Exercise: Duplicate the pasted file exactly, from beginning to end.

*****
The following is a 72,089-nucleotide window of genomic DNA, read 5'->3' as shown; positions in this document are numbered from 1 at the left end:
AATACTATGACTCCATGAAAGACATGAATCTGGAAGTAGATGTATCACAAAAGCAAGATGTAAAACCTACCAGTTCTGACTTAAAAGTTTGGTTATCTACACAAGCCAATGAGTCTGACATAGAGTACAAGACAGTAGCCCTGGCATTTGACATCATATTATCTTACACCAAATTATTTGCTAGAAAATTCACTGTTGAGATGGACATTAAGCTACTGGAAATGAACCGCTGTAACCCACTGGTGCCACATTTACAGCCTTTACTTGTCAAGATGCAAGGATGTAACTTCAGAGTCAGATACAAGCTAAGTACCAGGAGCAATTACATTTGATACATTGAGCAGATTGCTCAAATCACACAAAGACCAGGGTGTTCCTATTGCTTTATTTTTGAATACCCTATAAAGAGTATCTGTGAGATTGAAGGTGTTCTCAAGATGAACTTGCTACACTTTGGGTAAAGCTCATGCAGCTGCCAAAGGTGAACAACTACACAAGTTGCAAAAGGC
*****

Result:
The following is a 72,089-nucleotide window of genomic DNA, read 5'->3' as shown; positions in this document are numbered from 1 at the left end:
AATACTATGACTCCATGAAAGACATGAATCTGGAAGTAGATGTATCACAAAAGCAAGATGTAAAACCTACCAGTTCTGACTTAAAAGTTTGGTTATCTACACAAGCCAATGAGTCTGACATAGAGTACAAGACAGTAGCCCTGGCATTTGACATCATATTATCTTACACCAAATTATTTGCTAGAAAATTCACTGTTGAGATGGACATTAAGCTACTGGAAATGAACCGCTGTAACCCACTGGTGCCACATTTACAGCCTTTACTTGTCAAGATGCAAGGATGTAACTTCAGAGTCAGATACAAGCTAAGTACCAGGAGCAATTACATTTGATACATTGAGCAGATTGCTCAAATCACACAAAGACCAGGGTGTTCCTATTGCTTTATTTTTGAATACCCTATAAAGAGTATCTGTGAGATTGAAGGTGTTCTCAAGATGAACTTGCTACACTTTGGGTAAAGCTCATGCAGCTGCCAAAGGTGAACAACTACACAAGTTGCAAAAGGC